• Animals / Small World - The Dolls House, Cars & Toy Animals are always a good idea - I know often we say 'less is more' but on a day like this, having plenty of options is a better option, than expecting too much of the little visitors in terms of sharing etc.
  • Library Books - having quiet spaces like the class library or book nook is always a nice option too.  

I like to let them explore, roam from station to station if they wish. It's a nice way of observing their interactions with others and getting a chance to get around and have a little chat with each. it allows them to become familiar with the surroundings of the classroom and get a feel for all the fun things that will be there when they come back in September.

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Look at all the fun things to do here!!

3. Scribble
Have a notepad / clipboard & paper on hand for the duration. I like to try and have a little chat with each and try and find out something about each - be it their favourite toy / colour /how many siblings they have. It's another good way of finding out who has been at playschool / Montessori etc. Take notes and you can use these in September when they come to school. They'll just love how you 'remembered' things about them.

4. Have Back-Up
Ask your Principal for some support from other staff members for the visit. This will be a busy and potentially chaotic period so the more adults you have to assist the better. We usually have the HSCL teacher, a Learning Support teacher and an SNA to help out and if things are going well they can slip out again if they're not needed.

5. Expect tears


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Don't panic! It's pretty much guaranteed. There will be a few tears - but it's no biggy! Think of how intimidating it is for a little human coming into a noisy, busy, unfamiliar environment like a classroom. In the event that there are a few tears, it's always a good idea not to get too close or imposing - you don't want to be the person they associate with fear or panic. If Mum or Dad are there, they'll be well able to handle any little hiccups. Our HSCL teacher usually has tea & coffee for the parents across the hall which allows the children to have a little independent time in the room, but if there's a few nerves, I wouldn't be shooing people out to induce further trauma. There's no need.

6. Go with the flow
Don't expect too much. If they're happy and content playing, I wouldn't be rushing to interrupt this. However, if you think they're going to be willing, maybe you could have the mats ready and gather everyone around you for some Nursery Rhymes and a story. If you have staff helping, you could maybe ask them to get the toys cleared away so your tables are free for the next activity (time willing). If time is on your side and they are visiting for longer than an hour, maybe you could do a little colouring exercise related to the rhymes or story. It's also nice to have something to take home and stick up on the fridge.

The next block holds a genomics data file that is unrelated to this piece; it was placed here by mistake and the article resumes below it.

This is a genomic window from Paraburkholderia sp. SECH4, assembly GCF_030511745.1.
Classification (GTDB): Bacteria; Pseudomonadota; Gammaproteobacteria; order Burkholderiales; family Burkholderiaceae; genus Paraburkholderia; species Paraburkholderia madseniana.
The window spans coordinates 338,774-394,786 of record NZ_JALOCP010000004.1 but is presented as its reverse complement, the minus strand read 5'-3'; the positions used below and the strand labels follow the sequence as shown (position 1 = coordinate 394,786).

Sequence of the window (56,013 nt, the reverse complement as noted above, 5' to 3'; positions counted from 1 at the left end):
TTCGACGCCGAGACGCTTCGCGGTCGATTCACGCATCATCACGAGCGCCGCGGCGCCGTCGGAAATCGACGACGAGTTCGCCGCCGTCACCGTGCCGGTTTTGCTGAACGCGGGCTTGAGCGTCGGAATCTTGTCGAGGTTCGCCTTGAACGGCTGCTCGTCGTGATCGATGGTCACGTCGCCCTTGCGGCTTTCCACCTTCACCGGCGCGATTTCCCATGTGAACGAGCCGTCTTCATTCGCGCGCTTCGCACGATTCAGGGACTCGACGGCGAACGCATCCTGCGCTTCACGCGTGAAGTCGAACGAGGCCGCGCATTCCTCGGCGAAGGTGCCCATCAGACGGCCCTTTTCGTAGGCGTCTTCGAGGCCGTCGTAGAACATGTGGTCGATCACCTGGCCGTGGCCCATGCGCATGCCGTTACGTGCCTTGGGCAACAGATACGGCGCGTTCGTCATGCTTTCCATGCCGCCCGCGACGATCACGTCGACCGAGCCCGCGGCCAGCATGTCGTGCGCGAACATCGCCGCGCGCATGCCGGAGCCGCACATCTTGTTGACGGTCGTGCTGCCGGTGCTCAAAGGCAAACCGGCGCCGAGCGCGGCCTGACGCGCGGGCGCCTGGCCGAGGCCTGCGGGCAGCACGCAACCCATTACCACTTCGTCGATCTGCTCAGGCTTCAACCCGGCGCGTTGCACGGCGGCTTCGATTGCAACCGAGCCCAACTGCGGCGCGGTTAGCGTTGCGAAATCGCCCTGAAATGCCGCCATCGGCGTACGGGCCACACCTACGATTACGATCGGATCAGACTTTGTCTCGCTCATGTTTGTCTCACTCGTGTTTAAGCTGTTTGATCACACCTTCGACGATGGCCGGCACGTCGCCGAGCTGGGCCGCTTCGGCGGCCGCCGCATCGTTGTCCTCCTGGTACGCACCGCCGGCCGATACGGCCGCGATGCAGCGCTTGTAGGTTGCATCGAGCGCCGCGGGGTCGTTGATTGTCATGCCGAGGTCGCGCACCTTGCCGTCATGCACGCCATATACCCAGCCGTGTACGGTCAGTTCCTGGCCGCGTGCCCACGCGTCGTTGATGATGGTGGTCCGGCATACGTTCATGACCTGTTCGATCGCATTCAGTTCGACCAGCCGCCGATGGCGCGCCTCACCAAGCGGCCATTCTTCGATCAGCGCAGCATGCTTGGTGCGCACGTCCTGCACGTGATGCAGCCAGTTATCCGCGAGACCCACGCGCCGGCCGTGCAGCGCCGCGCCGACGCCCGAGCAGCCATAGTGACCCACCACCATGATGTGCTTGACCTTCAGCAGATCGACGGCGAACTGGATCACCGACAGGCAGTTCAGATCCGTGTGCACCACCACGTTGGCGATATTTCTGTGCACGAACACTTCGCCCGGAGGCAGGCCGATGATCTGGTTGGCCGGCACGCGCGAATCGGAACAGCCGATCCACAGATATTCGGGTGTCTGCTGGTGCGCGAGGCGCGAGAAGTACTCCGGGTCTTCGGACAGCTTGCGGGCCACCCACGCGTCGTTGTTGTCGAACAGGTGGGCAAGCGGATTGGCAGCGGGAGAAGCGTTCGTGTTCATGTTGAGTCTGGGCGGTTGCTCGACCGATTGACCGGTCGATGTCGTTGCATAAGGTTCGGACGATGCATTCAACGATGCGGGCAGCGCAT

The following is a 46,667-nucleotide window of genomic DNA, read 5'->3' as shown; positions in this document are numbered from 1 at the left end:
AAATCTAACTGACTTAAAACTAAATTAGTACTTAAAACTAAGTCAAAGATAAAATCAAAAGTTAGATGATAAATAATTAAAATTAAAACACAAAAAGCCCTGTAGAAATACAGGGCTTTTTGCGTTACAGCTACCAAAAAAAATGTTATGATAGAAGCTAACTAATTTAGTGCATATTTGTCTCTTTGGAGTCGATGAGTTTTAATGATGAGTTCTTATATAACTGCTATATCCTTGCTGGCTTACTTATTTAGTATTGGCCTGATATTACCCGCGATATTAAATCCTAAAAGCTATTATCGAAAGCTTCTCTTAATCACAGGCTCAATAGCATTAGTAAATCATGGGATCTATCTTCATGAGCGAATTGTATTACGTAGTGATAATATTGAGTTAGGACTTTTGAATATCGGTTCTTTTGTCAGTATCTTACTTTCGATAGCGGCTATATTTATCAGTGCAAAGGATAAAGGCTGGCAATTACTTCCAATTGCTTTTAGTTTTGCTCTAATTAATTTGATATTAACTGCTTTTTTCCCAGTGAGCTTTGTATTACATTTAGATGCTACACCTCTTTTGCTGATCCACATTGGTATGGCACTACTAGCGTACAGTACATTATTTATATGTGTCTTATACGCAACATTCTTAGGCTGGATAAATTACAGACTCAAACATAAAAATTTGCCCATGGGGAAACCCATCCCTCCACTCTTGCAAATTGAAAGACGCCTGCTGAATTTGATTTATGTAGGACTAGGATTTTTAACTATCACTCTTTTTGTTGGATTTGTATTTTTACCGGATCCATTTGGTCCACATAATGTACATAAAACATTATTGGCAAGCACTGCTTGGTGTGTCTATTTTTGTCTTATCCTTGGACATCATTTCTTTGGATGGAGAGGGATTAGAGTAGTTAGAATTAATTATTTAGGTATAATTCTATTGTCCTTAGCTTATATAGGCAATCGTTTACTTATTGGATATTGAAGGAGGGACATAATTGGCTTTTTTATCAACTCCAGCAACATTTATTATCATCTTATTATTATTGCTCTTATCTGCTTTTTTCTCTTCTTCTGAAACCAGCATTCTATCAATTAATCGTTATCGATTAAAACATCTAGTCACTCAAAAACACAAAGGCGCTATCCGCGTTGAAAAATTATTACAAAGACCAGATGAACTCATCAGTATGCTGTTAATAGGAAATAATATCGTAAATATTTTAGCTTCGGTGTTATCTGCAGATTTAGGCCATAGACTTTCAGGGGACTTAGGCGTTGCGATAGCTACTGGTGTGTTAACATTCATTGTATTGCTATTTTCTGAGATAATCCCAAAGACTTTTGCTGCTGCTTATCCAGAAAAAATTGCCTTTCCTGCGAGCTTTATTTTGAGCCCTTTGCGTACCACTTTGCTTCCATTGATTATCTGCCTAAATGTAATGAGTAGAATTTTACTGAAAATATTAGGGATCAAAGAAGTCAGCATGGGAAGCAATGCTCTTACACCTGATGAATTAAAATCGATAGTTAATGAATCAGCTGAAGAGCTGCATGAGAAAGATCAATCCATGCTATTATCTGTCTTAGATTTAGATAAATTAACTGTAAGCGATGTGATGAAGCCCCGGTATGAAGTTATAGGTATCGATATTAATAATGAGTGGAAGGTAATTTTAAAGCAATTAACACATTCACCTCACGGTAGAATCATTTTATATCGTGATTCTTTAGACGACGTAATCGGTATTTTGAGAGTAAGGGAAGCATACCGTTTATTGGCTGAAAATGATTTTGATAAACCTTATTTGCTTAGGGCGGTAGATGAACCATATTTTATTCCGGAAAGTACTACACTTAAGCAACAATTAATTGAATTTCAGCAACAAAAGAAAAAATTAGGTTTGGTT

7. Take-home treat
Now this is totally optional but when the little ones are leaving after their visit, I like to give to give them a little token to take home. A ziplock bag with some soil, a flower pot and a  sunflower seed. I staple on a little message with instructions of how to plant it, care for it and document it's progress. It makes for a nice conversation starter on the first day back and I'm always amazed at how many photos, drawings and stories I get in September. Simple, but effective! There's a picture of last year's here on my Instagram. Bubbles are a nice little treat either!

8. Smile
Smile and be you. Be the lovely, welcoming person you would like to meet if you were a little infant visiting their school for the first time. And if you don't stick to that lovely big plan you made and all is going well -  then what the heck odds!
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Best of luck,





Fun with Frogs

In the infants classes Frogs are always a fun theme, be it for counting, Science, music - whatever!

The past week was frog mad in our room.

One of the nicest activities we did though was a morning of Frog Painting.

I had images of frogs from a display last year and we shared them out and examined each. We discussed what each frog looked like, how it differed from other images. We looked for patterns, speckles, spots and most importantly tones. We had a selection of green paint with some brown, black and white for mixing. Then I let them just go for it.




(FYI - If you have a Twinkl account I downloaded a frog outline from Twinkl which saved my wonky drawing skills from making an appearance - they actually have it as a full frog colour mixing activity pack!)

When I came to this little frog I foolishly asked, 'Eh why is he painted black, has he no speckles?' I was quite swiftly told, 'No teacher, this is a bull frog!' Haha! Never underestimate a Junior Infant!


I love how the little ones are now at the stage where I can trust them to cut out their pictures and not totally butcher them, so when their frogs were dry that's exactly what they did - yes a few frogs toes were lost to this activity but that's just life in the infant classroom haha!